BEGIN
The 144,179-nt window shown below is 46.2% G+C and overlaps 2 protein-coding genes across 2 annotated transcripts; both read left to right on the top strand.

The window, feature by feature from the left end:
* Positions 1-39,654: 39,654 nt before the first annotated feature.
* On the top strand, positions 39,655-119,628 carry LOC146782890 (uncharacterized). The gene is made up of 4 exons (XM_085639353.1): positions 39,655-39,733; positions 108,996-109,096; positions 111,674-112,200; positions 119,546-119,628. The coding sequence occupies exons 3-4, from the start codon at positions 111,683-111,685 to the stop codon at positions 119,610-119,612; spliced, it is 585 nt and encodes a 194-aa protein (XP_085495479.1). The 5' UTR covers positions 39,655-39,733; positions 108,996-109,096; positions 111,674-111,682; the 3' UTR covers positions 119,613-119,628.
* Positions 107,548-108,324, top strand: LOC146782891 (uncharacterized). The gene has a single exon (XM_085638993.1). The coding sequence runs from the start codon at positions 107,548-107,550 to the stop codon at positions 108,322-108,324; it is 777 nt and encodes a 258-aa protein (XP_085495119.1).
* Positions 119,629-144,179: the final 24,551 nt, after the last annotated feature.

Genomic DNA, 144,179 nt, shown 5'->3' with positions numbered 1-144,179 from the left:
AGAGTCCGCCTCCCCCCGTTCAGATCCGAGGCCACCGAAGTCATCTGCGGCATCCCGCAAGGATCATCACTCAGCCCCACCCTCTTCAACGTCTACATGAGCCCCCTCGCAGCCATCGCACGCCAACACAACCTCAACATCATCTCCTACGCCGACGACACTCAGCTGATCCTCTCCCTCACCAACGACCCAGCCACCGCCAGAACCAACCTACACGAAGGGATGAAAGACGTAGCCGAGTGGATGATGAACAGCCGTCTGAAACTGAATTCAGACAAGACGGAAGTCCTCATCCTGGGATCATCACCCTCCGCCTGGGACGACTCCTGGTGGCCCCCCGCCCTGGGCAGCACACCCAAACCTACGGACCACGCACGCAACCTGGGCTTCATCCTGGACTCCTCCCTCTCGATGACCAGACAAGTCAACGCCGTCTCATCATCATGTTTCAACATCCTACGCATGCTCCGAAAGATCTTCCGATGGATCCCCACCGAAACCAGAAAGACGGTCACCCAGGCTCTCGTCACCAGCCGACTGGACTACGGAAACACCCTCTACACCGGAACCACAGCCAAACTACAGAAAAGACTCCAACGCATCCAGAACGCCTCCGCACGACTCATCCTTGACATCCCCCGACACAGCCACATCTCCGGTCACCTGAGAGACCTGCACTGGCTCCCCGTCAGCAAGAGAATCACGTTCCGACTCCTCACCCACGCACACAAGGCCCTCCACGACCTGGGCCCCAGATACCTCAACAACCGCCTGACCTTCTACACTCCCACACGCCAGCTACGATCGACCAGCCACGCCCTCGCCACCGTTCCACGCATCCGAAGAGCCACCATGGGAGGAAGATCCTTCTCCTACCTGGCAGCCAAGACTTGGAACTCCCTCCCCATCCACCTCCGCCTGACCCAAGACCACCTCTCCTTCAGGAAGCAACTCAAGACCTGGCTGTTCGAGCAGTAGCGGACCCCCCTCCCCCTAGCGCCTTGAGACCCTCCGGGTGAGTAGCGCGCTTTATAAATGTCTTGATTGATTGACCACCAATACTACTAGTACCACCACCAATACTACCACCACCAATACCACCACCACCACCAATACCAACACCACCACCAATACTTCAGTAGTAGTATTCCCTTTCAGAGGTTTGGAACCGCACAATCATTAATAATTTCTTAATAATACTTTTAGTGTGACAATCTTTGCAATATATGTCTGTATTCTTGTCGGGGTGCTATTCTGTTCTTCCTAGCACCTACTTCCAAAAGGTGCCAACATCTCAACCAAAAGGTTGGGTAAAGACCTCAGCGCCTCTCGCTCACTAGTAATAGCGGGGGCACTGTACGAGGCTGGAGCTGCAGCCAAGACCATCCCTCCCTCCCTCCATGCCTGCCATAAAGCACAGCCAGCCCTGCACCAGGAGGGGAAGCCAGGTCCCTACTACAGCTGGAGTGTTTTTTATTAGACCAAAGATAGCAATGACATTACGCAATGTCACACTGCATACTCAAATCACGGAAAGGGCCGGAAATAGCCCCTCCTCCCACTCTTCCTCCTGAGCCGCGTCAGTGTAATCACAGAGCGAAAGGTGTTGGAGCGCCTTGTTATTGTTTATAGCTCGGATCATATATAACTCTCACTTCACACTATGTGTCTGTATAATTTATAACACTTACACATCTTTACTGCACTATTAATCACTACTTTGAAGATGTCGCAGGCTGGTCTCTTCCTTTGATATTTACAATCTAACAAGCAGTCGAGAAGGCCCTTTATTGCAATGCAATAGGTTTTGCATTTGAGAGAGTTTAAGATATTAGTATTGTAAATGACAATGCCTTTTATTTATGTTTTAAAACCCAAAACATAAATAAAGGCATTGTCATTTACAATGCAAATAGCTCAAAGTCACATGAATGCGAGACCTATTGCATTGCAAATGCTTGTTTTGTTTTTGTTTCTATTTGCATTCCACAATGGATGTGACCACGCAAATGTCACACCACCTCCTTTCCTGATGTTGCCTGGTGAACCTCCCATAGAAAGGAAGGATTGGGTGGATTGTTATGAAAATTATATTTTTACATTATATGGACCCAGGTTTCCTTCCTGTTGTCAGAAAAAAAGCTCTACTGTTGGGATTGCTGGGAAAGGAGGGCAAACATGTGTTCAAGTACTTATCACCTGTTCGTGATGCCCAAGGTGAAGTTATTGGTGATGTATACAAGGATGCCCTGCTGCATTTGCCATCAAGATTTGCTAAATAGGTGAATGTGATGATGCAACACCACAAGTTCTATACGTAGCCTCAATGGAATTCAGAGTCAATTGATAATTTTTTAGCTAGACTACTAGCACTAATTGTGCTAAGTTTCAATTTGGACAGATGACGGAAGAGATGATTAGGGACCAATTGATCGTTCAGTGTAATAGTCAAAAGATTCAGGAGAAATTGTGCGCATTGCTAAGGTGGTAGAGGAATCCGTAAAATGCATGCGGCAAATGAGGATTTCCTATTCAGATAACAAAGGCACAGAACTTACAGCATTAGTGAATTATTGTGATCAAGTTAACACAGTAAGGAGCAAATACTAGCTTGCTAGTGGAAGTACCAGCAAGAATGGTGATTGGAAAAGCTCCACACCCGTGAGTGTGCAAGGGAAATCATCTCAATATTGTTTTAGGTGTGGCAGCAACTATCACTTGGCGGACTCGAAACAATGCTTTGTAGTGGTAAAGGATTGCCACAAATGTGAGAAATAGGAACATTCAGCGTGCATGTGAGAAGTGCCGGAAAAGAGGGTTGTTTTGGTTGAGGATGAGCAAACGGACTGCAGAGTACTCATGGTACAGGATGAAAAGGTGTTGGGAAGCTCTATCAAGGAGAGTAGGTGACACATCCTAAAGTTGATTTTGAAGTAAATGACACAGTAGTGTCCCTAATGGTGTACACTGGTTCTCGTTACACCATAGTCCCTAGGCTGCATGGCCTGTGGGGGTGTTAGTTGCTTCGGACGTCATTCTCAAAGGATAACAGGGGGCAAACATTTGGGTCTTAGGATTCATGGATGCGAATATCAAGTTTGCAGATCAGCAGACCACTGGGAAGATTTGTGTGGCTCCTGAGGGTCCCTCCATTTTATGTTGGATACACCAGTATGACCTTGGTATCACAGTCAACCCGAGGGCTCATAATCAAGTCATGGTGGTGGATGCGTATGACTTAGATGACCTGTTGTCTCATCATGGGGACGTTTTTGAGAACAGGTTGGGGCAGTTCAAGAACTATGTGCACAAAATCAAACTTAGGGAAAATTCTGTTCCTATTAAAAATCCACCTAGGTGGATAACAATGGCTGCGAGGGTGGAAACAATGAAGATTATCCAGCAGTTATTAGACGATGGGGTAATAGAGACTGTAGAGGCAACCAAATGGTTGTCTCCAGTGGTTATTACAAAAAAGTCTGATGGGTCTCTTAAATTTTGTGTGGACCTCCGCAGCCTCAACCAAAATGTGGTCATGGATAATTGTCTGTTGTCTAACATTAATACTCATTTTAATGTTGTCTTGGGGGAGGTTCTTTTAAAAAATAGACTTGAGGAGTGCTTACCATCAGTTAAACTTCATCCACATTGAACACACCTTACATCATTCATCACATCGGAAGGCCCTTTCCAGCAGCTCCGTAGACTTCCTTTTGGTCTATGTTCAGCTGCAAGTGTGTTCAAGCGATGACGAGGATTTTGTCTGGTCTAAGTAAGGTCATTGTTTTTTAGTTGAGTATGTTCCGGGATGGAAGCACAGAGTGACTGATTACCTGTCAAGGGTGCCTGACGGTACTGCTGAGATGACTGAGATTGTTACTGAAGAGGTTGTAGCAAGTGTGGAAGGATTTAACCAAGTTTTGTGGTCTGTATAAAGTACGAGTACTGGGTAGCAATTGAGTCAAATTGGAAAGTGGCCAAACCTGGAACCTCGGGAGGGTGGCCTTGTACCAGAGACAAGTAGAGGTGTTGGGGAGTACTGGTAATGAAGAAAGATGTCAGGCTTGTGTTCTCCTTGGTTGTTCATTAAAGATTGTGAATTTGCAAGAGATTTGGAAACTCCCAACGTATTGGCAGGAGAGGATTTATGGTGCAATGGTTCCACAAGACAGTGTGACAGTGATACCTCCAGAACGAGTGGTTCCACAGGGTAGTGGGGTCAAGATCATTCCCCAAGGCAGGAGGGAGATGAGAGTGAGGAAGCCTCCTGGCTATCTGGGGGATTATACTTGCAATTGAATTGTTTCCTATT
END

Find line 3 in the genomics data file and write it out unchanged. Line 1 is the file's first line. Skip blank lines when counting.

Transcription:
* Positions 1-39,654: 39,654 nt before the first annotated feature.